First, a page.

PART 3: INTERVIEWS
written between 2016 and 2019
written between 2016 and 2019
I began this project with a fairly simple but broad question: are we free to lead the life we lead? Developing this question led me approach it from two different angles: a social one (i.e. are we free in terms of choosing our life path? why do we struggle to do so and to be happy with it? etc.) and a more fundamental one (i.e. the question of free will and determinism). But my interest and engagement with these two levels of questioning was at first only on a personal level, in reaction to my own experience and those of my friends around me. I had noticed that most of them all shared the same concerns I did, and that these doubts were fairly preoccupying to almost everyone I knew: what should they do with their life? had they chosen the right path? will they ever start enjoying their work? should they commit to their girlfriend/boyfriend? will they ever stop regretting some decision they made? And so on. All of these existential questions were consuming and evidently at the top of my generation’s list of daily worries. This was particularly intriguing to me because at the same time we have been told our whole lives that we are lucky to be as free as we are and that we should take advantage of it.
It's no wonder, then, that 3 of my closest friends recognized themselves in my film project and played a part in making it. I’ll quickly give you the examples of their actual lives, because despite the big differences in their respective chosen paths, the similarities in terms of life doubts are striking.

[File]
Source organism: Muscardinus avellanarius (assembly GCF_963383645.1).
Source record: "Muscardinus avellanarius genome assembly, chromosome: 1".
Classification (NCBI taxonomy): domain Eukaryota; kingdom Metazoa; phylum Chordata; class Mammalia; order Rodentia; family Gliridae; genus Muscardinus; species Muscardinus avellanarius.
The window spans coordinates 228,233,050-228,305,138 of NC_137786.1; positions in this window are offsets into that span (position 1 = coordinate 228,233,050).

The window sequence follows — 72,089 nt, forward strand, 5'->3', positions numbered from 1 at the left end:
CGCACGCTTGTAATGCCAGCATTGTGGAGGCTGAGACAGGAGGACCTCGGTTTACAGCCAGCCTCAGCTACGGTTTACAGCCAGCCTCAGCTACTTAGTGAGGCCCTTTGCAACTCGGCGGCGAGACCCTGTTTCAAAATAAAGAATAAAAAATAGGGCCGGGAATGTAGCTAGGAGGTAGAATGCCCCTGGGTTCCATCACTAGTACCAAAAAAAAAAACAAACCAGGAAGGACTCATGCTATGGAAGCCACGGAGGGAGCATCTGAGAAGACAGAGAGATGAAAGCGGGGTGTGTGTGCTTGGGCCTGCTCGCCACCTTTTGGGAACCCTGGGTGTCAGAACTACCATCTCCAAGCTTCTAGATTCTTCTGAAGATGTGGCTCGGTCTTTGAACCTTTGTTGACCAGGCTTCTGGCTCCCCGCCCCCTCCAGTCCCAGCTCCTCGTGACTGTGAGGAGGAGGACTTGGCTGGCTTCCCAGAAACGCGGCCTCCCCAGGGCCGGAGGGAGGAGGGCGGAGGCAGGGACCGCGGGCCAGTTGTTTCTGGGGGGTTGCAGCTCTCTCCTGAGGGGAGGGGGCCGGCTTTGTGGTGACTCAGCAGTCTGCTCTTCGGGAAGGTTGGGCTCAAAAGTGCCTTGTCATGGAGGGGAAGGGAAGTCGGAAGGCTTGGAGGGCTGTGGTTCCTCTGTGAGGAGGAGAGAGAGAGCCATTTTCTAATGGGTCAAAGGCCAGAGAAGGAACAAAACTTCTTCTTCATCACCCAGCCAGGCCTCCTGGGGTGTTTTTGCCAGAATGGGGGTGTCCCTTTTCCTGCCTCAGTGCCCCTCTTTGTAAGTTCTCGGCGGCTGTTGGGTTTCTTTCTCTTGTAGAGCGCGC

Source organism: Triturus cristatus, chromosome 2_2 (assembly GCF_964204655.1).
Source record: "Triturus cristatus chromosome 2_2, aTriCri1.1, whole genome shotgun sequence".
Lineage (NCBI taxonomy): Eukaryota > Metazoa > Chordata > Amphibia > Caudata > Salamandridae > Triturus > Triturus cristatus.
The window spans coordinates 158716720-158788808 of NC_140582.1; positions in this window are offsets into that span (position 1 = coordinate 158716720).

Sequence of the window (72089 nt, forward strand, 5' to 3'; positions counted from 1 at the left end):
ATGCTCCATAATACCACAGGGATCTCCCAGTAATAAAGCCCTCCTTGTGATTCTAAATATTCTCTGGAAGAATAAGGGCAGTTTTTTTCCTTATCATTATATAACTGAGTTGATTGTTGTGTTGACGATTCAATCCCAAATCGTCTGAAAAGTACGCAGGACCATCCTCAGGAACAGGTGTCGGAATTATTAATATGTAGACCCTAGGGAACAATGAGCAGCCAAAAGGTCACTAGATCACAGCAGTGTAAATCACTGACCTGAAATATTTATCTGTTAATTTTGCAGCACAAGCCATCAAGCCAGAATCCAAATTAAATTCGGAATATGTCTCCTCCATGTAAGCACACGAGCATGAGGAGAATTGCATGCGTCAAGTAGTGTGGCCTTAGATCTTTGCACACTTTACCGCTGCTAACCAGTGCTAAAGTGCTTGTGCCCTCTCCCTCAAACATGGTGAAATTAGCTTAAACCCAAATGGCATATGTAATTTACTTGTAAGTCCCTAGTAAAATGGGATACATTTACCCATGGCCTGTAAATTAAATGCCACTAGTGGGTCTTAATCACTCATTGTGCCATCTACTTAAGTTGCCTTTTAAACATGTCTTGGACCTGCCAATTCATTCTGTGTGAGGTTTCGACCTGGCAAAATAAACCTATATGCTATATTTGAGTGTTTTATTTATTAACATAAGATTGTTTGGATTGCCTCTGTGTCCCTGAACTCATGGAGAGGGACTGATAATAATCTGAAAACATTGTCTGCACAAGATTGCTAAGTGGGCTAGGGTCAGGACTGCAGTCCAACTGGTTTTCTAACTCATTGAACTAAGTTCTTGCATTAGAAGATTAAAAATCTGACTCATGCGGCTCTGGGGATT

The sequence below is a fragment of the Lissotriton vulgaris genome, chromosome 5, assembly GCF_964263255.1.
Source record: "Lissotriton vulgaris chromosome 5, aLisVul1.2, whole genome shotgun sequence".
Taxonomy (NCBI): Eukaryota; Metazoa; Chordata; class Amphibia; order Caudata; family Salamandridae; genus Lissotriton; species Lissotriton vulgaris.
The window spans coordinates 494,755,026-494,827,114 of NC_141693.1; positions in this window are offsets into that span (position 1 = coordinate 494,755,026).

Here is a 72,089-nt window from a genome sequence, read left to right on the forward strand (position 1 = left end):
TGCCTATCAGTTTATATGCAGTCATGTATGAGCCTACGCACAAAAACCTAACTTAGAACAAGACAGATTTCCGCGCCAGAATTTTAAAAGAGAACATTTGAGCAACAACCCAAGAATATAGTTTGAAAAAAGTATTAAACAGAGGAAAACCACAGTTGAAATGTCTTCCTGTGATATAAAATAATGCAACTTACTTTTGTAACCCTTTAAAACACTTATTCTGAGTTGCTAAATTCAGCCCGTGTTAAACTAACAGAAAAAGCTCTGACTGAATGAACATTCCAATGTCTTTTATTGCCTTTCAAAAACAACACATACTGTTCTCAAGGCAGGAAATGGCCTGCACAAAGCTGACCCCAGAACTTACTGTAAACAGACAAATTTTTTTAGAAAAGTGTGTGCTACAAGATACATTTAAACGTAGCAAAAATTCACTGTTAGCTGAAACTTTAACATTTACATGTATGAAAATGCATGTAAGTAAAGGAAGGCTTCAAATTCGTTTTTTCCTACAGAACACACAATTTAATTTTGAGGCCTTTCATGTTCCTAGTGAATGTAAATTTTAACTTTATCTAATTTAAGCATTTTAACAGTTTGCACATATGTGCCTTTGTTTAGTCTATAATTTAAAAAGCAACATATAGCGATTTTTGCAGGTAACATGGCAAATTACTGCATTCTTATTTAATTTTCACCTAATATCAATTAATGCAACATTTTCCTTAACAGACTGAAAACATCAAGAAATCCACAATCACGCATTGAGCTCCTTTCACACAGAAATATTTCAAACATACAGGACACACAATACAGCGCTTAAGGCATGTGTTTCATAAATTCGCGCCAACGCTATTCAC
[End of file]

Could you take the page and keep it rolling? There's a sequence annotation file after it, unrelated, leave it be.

Paul Marinucci (he’s the guy in Helsinki), he’s now 32 (in 2019): in high-school, his sole interest in life was music. His father was a boat engineer and his mother a chemist, but he was a classically trained pianist, he was a founding member of a band called Miss Take (with our other friend Thomas, who I’ll talk about in a moment) and he idolized French multi-instrumentalist and Amélie-famed Yann Tiersen. He dreamed of becoming a professional pianist and writing music for movies. So, when graduating from high-school, Paul enrolled in med school and studied chemistry. He then went to get a Master’s degree from a top business school in Paris then started working in the pharmaceutical industry. Over the years, every time I saw him, the main subject we talked about was: music. Throughout college, he still produced his own tracks, printed his own CD’s and sold them to friends and relatives. And even though he was learning about chemotherapy-related lab research, his real dream was: being the next Yann Tiersen. I’ve heard him a good 50 times say: “I swear, after I finish this year, I think I’m just gonna quit, build my own recording studio and seriously focus on composing music.” Paul today works as a product manager for a major pharmaceutical company, he’s happily married, has just bought an apartment in Paris with his wife Julie (who’s also in the film) and they have a baby girl together. Verdict: he’s happy, but he doesn't spend much time playing music at the moment.